Outside Montreal the situation is even stranger with many English schools having a majority of French students and very few actual Anglos exercising their right to receive an English-language education in Quebec. In Quebec City close to 60% of the students in English schools are francophones. This is possible because French-speaking, or for that matter, any family that has obtained a certificate of eligibility to English schools through, for example, a mixed marriage, can keep passing the privilege along to further generations until the End of Time.

Hey, it’s not that it’s a bad idea for Quebec’s English-speaking kids to take classes in French. What’s profoundly bizarre is the concept of English-speaking children immersing themselves in French in schools with no French kids, two blocks away from an actual French school…

As even the Montreal Gazette reported, the result is technically bilingual kids who don’t know any French people and who are uncomfortable ordering a burger in French at McDonald's.

On the French side there is growing tension between proponents and opponents to the kind of bilingual programs that have become common on the English side. While there is a lot of demand for them, opponents feel that the French schools’ mission of integrating immigrants into Quebec society, especially in Montreal, could be seriously compromised if more English was introduced in the schools.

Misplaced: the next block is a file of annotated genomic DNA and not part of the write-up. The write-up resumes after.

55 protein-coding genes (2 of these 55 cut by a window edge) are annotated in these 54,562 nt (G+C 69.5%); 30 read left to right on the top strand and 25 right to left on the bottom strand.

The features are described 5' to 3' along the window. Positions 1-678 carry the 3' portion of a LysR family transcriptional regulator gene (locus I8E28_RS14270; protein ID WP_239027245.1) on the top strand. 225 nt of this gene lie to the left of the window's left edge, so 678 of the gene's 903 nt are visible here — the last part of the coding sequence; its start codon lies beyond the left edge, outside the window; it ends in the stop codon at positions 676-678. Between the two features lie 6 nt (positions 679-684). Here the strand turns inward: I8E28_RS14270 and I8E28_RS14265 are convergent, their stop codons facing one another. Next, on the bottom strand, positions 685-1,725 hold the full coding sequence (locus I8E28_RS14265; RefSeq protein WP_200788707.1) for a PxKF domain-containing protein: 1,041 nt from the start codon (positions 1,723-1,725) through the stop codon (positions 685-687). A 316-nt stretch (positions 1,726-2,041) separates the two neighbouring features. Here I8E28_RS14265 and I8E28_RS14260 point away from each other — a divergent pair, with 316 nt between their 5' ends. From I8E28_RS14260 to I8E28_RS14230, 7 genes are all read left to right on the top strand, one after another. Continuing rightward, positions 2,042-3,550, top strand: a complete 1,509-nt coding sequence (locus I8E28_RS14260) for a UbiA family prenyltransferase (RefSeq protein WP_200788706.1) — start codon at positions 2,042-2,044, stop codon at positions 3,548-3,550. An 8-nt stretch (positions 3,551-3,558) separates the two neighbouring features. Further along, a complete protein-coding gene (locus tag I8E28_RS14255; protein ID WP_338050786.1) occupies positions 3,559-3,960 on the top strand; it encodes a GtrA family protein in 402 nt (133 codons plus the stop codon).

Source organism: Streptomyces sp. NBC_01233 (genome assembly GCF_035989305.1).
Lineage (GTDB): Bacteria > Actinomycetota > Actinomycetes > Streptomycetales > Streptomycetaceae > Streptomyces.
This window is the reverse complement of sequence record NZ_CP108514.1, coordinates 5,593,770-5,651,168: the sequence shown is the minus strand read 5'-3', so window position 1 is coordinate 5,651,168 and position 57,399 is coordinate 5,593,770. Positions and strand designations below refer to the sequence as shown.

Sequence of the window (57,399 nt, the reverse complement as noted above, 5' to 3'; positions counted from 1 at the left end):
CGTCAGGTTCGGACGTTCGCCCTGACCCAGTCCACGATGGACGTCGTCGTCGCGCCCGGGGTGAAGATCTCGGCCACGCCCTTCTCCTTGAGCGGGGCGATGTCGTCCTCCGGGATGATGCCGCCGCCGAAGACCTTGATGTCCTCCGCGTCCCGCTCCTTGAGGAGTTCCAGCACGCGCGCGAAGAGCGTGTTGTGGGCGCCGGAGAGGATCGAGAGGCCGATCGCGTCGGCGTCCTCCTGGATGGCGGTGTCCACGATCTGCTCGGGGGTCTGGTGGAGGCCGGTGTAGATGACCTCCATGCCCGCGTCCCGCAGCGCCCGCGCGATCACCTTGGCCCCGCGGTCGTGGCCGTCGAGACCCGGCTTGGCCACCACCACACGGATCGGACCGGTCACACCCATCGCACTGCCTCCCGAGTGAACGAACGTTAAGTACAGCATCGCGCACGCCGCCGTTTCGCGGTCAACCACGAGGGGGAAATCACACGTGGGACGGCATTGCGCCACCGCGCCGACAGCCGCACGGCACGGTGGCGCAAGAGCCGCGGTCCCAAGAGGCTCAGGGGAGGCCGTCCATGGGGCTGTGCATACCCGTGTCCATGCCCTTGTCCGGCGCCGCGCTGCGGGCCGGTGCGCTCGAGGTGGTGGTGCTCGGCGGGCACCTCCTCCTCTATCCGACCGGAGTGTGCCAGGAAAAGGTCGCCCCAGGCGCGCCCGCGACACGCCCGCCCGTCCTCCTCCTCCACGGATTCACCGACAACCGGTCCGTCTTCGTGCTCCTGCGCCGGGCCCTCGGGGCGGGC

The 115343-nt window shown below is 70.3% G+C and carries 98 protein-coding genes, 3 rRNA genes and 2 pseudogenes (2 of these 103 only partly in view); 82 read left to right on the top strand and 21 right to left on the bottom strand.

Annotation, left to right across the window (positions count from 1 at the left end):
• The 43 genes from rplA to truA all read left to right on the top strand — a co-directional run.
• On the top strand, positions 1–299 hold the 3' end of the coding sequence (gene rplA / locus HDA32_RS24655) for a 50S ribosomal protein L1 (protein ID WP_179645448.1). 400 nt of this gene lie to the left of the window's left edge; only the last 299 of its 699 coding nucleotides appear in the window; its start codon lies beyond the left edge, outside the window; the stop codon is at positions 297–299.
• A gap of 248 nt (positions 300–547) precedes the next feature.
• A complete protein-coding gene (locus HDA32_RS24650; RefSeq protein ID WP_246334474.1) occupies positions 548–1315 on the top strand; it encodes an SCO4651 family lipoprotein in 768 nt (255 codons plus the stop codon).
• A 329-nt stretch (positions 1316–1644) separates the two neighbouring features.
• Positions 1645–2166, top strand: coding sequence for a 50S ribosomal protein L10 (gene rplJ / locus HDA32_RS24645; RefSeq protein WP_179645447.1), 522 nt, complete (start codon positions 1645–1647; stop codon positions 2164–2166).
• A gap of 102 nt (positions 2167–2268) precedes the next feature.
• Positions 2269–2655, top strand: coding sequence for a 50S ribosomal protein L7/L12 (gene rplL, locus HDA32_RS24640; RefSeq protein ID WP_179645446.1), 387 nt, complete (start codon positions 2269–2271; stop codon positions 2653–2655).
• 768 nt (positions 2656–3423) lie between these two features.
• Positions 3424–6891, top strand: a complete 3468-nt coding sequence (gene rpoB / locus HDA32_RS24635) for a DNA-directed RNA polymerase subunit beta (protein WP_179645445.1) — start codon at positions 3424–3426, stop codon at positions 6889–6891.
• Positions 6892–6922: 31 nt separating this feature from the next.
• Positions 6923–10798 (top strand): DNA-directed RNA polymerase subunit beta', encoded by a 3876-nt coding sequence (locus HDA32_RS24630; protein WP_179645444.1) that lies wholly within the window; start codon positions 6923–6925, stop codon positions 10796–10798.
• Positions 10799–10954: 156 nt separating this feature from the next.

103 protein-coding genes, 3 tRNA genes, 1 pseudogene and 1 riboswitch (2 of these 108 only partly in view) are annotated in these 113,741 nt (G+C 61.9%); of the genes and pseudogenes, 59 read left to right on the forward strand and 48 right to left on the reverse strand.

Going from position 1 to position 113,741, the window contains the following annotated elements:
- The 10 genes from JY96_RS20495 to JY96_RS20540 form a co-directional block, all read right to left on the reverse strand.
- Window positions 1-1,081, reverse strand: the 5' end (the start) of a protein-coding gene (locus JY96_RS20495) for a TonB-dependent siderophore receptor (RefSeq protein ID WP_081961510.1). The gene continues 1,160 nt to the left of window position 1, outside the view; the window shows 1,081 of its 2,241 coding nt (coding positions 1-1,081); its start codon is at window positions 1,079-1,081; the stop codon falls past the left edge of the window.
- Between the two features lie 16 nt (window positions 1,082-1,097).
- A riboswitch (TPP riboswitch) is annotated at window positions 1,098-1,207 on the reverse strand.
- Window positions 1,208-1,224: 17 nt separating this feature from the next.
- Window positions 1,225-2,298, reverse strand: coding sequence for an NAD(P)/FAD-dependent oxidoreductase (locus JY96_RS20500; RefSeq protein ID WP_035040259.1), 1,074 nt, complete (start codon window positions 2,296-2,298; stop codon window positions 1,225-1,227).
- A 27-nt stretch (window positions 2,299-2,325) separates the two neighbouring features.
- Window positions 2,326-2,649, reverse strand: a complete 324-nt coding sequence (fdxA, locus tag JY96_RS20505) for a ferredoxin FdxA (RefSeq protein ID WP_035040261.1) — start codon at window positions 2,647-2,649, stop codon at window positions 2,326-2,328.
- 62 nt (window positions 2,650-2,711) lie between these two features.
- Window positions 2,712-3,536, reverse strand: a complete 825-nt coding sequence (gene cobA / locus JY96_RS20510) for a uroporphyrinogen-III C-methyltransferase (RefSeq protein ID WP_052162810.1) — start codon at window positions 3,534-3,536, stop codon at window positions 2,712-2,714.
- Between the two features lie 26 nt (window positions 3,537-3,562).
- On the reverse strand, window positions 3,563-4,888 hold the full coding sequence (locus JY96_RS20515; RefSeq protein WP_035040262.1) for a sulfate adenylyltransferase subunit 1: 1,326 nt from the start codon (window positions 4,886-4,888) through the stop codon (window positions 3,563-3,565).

As a result, many French-speaking families in Montreal are massively abandoning the public school system for private schools that offer, among other things, better English classes. Between 2001 and 2006, the number of students in Montreal’s private schools leaped by 30%.

All this together leads to a profoundly dyslexic school arrangement. Immigrants to Quebec are now integrating themselves into Quebec society in schools with no French-speaking Québécois, while Quebec francophones send their children to private schools. Montreal Anglos are building their own parallel French school network with no French students while francophones in the rest of the province are keeping an English school system alive even though there are no more actual English-speaking students.

Becoming independent will allow us to normalize our school situation as it will normalize many things in our society. It will allow us to break free from the constitutional straitjacket of the BNAA and of the 1982 constitution. Our language will no longer be a regional, minority language and will instead become the national language of an independent country. An immigrant to an independent Quebec will not be confused about which country he is immigrating to and will understand that French is our common language. Basically, independence will allow us to become a country like any other and we will cease to be a people who lives in fear of being absorbed into a larger nation that refuses to recognize our existence.

Based on two articles by Angry French Guy